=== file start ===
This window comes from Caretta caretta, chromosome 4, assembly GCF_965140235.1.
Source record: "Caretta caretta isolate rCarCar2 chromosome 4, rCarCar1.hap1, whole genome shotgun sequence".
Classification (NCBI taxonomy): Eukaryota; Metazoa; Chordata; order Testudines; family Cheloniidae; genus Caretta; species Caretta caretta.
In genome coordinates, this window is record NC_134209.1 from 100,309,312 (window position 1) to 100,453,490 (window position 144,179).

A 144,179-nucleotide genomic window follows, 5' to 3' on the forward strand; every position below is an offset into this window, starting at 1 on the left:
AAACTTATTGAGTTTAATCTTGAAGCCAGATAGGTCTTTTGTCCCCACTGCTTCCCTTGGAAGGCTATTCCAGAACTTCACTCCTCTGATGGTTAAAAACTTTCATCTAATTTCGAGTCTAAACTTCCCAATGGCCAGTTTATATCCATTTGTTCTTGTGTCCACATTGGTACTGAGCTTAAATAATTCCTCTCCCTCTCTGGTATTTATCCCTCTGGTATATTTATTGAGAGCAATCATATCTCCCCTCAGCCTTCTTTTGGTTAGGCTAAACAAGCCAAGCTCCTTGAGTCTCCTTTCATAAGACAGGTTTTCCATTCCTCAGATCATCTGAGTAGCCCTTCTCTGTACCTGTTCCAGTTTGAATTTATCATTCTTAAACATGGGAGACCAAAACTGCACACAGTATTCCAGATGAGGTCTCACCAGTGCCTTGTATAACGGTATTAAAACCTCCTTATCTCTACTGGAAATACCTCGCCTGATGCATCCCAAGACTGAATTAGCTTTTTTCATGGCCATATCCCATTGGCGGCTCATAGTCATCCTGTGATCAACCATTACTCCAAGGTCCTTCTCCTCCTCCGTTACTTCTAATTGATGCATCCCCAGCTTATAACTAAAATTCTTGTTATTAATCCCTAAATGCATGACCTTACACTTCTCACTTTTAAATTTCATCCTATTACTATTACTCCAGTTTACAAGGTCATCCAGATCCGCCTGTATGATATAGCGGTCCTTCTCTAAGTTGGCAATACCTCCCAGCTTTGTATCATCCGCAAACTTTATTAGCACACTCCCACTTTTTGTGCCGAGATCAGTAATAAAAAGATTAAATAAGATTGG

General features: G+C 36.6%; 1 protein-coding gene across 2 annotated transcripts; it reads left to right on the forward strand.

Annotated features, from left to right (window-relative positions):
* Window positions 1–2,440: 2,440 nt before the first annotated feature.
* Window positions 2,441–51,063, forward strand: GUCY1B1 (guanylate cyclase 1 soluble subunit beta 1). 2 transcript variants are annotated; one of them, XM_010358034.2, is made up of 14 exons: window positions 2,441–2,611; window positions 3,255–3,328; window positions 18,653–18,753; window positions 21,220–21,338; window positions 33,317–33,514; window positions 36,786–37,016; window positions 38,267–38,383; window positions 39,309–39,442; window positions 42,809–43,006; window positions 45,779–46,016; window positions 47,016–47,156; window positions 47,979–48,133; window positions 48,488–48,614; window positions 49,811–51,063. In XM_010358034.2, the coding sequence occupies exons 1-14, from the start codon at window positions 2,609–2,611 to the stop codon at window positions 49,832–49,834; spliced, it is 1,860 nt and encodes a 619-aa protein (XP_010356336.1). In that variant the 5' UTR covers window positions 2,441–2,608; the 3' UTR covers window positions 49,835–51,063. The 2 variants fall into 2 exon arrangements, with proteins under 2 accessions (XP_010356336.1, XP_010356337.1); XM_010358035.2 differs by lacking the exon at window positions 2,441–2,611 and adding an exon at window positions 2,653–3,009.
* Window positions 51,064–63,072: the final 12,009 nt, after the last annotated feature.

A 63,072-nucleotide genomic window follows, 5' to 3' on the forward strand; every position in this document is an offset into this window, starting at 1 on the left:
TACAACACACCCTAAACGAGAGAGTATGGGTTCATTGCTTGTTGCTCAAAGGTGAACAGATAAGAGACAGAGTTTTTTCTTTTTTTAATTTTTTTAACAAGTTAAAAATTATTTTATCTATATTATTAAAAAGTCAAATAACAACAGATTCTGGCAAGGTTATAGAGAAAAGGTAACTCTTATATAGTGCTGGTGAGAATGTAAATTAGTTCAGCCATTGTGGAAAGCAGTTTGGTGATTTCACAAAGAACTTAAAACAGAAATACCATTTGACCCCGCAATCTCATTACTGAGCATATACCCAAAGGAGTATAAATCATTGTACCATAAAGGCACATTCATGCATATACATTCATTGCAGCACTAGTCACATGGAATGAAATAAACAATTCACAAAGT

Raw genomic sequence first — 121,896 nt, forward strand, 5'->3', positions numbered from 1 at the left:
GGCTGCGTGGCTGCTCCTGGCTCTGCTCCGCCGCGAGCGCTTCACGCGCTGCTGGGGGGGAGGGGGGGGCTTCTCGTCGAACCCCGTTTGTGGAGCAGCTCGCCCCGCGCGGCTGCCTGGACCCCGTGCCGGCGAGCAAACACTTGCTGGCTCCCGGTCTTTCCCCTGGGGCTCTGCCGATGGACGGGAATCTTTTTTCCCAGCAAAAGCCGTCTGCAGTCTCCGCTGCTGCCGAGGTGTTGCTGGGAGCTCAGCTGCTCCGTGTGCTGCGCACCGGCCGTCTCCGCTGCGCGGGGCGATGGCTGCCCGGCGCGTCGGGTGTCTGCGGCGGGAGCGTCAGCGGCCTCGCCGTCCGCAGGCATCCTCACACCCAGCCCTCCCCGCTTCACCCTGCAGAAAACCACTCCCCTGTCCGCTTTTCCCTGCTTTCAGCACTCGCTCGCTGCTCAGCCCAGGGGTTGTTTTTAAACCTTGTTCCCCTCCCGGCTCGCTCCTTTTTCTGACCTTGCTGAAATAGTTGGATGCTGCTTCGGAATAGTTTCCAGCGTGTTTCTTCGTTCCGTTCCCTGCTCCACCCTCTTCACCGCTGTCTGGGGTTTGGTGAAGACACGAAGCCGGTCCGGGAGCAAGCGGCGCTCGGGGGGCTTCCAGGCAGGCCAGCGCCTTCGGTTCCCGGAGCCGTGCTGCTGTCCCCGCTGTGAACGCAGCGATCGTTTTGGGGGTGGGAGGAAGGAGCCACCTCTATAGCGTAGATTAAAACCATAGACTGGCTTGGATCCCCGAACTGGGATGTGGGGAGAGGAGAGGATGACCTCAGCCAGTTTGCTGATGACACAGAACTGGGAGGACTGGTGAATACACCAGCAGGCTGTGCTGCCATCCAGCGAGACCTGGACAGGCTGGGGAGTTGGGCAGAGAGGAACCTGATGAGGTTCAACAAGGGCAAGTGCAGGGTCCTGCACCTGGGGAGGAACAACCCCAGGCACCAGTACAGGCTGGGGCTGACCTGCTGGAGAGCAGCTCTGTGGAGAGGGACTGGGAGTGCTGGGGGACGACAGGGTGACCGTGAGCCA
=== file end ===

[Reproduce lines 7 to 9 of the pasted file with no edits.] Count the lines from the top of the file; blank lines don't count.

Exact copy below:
General features: G+C 36.6%; 1 protein-coding gene across 2 annotated transcripts; it reads left to right on the forward strand.

Annotated features, from left to right (window-relative positions):
* Window positions 1–2,440: 2,440 nt before the first annotated feature.